I don't have access to hard data or facts, so I can only offer you anecdotal observations gleaned from my last 20 years in IT.
I believe there is a vast difference between the that way most developers create software today as compared to 20 years ago. With the Agile movement having gained so much momentum, particularly in the last 5-6 years, I've seen a real shift in attitudes in the workplace. So much so that the quality of what we do just seems to grow in leaps and bounds every year, and with every project as we apply the lessons we've learned from project to project. Leaner processes combined with a focus on test-first development has grown from being very controversial to commonplace. So much so that to walk into many companies today, if you are not comfortable with Agile you'll be lucky if they don't show you the door.
So what impact has this had. First of all, I have noticed that problems do often get identified much earlier. Often it is the case that if the problem doesn't look to be too great, it can sometimes be put on hold indefinitely. In a rare handful of cases, I have seen bugs that were thought to be trivial become serious problems when addressed later, as some fundamental issue becomes apparent that wasn't considered at the time. Sometimes this can lead to a drawn out fix cycle, and that can be costly to a degree, but that cost is often measured less in terms of resourcing, and more often in terms of the impact on the relationship between customer and developer. Customers are growing used to this Agile way of thinking, which returns results to them much faster than it did in the old days, with highly iterative development sprints and fast turnaround between requests and implementation, so they have come to expect a great deal of us. And as far as the actual bugs are concerned, the time to get a bug fixed is more often greatly diminished as a result of having a solid suite of tests to support changes, and the ability to create new tests from which to provide insight and solutions to the problems reported.
So on the whole, it appears that the overall effort to fix bugs has been in most cases reduced if there is a robust suite of tests in place, and procedures to ensure that testing remains the focus of what the developer does, but the actual cost has in some ways shifted in part at least from the implementation, to other areas of the business, because in some ways, the focus has also shifted from pure supply and demand to relationship management.
Another thing that has become apparent, is that our gut instincts of a few years ago which suggested that being Agile would reduce our maintenance cycles has been proven to a degree both right and wrong. Right in the sense that solid testing has made it easier to debug and fix our code to a large degree, and to reduce overall the number of bugs released into production code, and wrong in the sense that we are now working harder to avoid needing to maintain legacy code, by constantly refactoring code and improving architecture such that it is becoming rarer that we need to develop new products completely from scratch.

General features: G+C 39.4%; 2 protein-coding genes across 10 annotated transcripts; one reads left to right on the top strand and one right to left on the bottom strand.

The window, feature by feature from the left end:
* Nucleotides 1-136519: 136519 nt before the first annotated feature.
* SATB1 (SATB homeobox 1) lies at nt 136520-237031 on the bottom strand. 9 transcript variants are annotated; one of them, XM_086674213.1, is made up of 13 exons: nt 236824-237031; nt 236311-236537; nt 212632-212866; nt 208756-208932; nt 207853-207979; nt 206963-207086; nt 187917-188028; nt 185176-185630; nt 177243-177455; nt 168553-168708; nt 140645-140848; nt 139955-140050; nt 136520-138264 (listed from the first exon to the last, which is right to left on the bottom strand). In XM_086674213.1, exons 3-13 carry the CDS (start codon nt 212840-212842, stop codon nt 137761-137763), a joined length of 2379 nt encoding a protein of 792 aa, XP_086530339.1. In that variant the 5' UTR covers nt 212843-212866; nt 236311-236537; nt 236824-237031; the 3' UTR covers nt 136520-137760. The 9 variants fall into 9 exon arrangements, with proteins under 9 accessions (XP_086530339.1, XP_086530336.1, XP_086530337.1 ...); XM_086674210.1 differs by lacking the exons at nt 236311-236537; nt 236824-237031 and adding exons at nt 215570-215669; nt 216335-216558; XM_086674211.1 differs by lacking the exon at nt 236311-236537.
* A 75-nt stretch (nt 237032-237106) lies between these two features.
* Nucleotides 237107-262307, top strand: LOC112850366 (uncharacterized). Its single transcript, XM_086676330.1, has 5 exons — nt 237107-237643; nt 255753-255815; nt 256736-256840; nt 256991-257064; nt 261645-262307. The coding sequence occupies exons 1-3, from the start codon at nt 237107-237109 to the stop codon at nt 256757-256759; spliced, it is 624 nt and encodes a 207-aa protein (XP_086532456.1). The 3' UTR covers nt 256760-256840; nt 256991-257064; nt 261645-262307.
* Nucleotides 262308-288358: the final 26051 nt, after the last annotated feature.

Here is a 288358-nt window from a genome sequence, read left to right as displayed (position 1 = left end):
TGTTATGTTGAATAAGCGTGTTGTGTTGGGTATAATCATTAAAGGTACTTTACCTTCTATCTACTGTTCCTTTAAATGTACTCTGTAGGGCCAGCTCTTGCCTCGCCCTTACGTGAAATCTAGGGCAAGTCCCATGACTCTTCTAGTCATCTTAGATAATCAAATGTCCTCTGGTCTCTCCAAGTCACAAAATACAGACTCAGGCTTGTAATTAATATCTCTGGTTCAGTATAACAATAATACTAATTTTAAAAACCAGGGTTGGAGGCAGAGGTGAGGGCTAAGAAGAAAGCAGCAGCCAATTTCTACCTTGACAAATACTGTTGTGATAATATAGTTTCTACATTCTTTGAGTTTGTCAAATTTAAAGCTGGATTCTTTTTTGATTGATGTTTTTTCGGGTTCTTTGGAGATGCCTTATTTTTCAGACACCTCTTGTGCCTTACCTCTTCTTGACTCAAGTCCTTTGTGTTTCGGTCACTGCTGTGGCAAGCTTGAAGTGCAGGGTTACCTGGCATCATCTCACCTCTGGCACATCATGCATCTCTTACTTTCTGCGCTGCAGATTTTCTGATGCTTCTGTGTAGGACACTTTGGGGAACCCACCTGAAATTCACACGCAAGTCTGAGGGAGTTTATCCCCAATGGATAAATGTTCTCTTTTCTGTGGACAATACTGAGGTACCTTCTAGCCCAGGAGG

So in the end, what does this mean with regards to the OP's question? Well, it means that the answer really isn't as cut-and-dry as we once might have thought it to be. 15 years ago, I would have probably answered the question as a Yes, but now I feel it's more realistic to say that it really is too difficult to measure empirically, because the nature of what we do to develop software has changed greatly from when we first started asking ourselves the OP's question back then. In some ways, the more we advance our techniques and skills as an industry, the further the question grows from a definitive yes, to a point where I suspect that in a short number of years we'll be saying that it doesn't matter when we fix bugs, because our tests and processes will be so much more robust, that the timing of the bug fixes will be less driven by efforts to save our budgets, and more by priorities to satisfy our customers needs, and the relative cost will become virtually meaningless contextually.
But as I say, this isn't hard data-supported evidence, just my observations of the past few years, and my gut telling me that there will be more ground-shaking wisdom to come that will improve the way that we do things.